Glycaemic patterns in healthy elderly individuals and in those with impaired glucose metabolism - exploring the relationship with nonglycaemic variables.

Medina Escobar, Pedro; Sakem, Benjamin; Risch, Lorenz; Risch, Martin; Grebhardt, Chris; Nydegger, Urs E; Stanga, Zeno (2019). Glycaemic patterns in healthy elderly individuals and in those with impaired glucose metabolism - exploring the relationship with nonglycaemic variables. Swiss medical weekly, 149, w20163. EMH Media 10.4414/smw.2019.20163

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OBJECTIVE The SENIORLABOR study data were explored (i) to examine the evolution during senescence of the differences between measured glycated haemoglobin (HbA1c) values and the values predicted by using regression to extrapolate from measured fructosamine levels; (ii) to scrutinise the relationship between the glycation gap and insulin resistance using a homeostasis model assessment, and between the glycation gap and a low-grade inflammation marker (C-reactive protein serum concentration); and (iii) to investigate the glycation gap ranges in relation to triglyceride levels and kidney function. SUBJECTS AND METHODS A total of 1432 Swiss individuals aged >60 years and classified as healthy (547), prediabetic (701) or diabetic (184) based on their fasting plasma glucose and HbA1c values were included in the study. The glycation gap was evaluated and assigned to one of four categories: <−0.5; −0.5 to <0.0; 0.0 to ≤0.5; >0.5. RESULTS In healthy and prediabetic participants, the homeostasis model assessment for estimation of insulin resistance (p <0.01), high-sensitivity C-reactive protein (p <0.001) and triglyceride (p = 0.02) values tended to increase with increasing glycation gap category and were highest in the glycation gap category >0.5. Homeostasis model assessment for estimation of insulin resistance, high-sensitivity C-reactive protein and triglyceride levels tended to increase with increasing glycation gap category and were highest in the glycation gap category >0.5. Significant differences (p <0.01) between glycation gap categories were seen among different high-sensitivity C-reactive protein concentration groups. Interestingly, in diabetic participants, homeostasis model assessment for estimation of insulin resistance values, triglyceride concentrations and estimation of glomerular filtration values all decreased with decreasing glycation gap category. In the group of participants with a glycation gap >0.5, high-sensitivity C-reactive protein values tended to increase with increasing glycation gap, whereas for participants with type 2 diabetes and in the glycation gap group >0.5, high-sensitivity C-reactive protein levels tended to decrease as the glycation gap increased. The percentage of participants with type 2 diabetes mellitus increased from 2% in the glycation gap category <−0.5 to 76% in the glycation gap category >0.5. In contrast, the percentage of healthy participants fell from 85% to 7%. CONCLUSION This is the first time that a direct comparison of healthy, prediabetic and diabetic participants, all assessed under identical conditions and using identical methodology, has clearly demonstrated a different glycation gap pattern. Thus, we contribute evidence that the glycation gap might be of interest in the care of diabetic patients and their prophylaxis, while acknowledging that more studies are needed to confirm our findings. (Trial registration number ISRCTN53778569).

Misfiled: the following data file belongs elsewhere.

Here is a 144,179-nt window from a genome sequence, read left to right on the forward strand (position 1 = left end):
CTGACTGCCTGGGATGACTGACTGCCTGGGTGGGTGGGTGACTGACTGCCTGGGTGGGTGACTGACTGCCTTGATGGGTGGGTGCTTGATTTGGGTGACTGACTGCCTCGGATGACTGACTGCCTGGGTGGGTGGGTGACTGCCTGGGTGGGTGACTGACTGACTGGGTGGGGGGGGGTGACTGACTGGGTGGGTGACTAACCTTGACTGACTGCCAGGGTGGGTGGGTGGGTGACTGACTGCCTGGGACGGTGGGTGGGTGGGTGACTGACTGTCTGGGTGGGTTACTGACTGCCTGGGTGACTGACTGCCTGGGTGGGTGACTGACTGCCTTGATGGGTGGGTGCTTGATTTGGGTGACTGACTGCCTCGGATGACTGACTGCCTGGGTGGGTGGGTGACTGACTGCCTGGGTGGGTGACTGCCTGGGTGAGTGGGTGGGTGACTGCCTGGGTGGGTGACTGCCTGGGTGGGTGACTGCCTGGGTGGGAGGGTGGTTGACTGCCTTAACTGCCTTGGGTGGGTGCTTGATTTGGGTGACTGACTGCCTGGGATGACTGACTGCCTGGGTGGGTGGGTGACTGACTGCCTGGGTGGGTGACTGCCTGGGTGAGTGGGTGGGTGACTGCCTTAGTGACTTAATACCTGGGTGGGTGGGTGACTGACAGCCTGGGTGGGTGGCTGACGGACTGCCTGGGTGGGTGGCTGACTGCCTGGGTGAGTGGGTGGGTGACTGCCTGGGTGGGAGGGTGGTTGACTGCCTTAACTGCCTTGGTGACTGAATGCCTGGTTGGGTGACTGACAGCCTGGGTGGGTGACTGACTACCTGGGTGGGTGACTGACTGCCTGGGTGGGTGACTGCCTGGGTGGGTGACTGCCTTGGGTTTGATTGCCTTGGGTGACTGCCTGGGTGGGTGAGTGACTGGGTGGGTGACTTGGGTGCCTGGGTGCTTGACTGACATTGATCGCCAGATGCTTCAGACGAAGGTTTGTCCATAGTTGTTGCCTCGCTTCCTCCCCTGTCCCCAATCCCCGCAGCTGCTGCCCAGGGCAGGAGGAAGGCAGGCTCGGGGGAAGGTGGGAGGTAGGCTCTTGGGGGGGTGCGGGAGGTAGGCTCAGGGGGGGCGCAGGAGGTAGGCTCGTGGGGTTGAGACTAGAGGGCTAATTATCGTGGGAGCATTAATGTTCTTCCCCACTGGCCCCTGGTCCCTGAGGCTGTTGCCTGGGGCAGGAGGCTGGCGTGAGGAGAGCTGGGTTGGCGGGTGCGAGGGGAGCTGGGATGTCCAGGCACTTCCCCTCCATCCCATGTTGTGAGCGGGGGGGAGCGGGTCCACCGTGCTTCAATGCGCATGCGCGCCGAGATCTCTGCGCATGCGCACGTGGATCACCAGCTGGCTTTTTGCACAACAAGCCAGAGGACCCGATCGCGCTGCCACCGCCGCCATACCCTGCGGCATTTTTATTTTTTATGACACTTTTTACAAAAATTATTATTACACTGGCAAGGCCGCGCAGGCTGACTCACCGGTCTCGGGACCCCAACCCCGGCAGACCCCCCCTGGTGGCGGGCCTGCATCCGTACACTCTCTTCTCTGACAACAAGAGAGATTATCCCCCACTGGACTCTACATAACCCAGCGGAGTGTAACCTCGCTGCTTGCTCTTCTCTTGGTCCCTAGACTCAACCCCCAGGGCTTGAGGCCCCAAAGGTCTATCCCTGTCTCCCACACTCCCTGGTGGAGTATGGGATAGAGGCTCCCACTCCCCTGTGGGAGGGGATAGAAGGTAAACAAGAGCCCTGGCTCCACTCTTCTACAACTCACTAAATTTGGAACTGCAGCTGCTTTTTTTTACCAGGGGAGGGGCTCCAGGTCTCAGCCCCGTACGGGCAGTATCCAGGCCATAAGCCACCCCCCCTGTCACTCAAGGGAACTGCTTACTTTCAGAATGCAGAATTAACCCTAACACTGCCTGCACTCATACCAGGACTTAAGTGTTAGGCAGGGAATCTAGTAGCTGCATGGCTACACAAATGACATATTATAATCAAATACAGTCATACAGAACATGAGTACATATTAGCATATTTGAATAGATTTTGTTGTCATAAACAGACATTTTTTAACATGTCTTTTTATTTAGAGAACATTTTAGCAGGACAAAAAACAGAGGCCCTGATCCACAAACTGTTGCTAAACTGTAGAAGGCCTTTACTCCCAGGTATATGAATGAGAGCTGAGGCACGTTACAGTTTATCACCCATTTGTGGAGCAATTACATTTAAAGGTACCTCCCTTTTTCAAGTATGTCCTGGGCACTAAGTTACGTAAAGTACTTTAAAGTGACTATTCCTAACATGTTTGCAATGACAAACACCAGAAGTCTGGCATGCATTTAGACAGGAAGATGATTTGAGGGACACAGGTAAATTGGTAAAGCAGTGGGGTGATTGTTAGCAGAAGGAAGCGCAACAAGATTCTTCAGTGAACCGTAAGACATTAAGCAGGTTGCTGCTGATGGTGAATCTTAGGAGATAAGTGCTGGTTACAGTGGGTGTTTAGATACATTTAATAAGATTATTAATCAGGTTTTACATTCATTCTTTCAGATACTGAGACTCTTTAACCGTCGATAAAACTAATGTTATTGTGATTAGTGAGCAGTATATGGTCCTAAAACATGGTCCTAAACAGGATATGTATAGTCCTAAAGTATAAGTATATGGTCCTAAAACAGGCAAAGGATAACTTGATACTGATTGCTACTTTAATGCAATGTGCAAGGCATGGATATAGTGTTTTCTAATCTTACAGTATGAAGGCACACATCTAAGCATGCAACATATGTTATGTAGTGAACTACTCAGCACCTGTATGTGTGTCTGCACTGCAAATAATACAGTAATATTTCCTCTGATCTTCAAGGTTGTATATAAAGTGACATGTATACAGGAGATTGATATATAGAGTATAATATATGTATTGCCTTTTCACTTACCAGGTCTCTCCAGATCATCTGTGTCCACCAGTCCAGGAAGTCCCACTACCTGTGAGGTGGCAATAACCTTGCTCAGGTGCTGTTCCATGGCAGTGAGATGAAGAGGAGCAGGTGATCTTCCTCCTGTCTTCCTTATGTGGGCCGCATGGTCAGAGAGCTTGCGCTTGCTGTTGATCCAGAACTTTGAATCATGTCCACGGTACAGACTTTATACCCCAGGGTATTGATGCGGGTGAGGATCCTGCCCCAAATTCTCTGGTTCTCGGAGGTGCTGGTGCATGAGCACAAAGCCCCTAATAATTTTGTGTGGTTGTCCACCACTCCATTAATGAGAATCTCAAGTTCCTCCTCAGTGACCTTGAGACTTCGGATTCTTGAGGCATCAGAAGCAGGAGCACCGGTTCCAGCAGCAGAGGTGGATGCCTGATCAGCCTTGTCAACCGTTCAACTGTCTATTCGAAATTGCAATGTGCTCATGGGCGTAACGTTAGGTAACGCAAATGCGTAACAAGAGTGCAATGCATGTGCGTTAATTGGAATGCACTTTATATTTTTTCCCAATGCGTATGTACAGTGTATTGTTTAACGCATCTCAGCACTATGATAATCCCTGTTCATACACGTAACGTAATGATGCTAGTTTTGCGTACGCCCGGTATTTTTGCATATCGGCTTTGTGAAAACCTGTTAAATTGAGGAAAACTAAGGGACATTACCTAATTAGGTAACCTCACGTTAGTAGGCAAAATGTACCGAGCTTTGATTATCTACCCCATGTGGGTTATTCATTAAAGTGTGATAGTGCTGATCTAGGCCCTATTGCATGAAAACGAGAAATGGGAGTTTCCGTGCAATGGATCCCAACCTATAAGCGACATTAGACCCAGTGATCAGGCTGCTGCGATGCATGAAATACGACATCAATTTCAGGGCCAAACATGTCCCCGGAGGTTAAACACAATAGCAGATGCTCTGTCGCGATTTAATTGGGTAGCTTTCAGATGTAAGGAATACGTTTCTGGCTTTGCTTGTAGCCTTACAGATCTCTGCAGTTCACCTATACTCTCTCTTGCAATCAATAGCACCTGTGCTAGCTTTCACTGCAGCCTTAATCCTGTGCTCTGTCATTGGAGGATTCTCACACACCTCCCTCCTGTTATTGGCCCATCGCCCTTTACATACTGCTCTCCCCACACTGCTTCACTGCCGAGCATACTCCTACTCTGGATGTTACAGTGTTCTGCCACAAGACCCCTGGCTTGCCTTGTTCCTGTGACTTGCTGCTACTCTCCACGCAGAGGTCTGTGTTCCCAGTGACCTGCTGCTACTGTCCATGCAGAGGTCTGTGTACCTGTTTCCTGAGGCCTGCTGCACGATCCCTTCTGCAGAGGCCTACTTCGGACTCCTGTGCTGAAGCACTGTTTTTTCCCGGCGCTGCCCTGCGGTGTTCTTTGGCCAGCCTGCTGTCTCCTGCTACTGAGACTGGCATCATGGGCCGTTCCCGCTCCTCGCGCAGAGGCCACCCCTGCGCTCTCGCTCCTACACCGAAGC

Item Type:

Journal Article (Original Article)

Division/Institute:

04 Faculty of Medicine > Department of Gynaecology, Paediatrics and Endocrinology (DFKE) > Clinic of Endocrinology, Diabetology and Clinical Nutrition

UniBE Contributor:

Stanga-Nodari, Zeno

Subjects:

600 Technology > 610 Medicine & health

ISSN:

1424-3997

Publisher:

EMH Media

Language:

English

Submitter:

Regula Maria Schneider

Date Deposited:

23 Jan 2020 12:21

Last Modified:

26 Jan 2020 02:49

Publisher DOI:

10.4414/smw.2019.20163

PubMed ID:

31846506

BORIS DOI:

10.7892/boris.138400

URI:

https://boris.unibe.ch/id/eprint/138400

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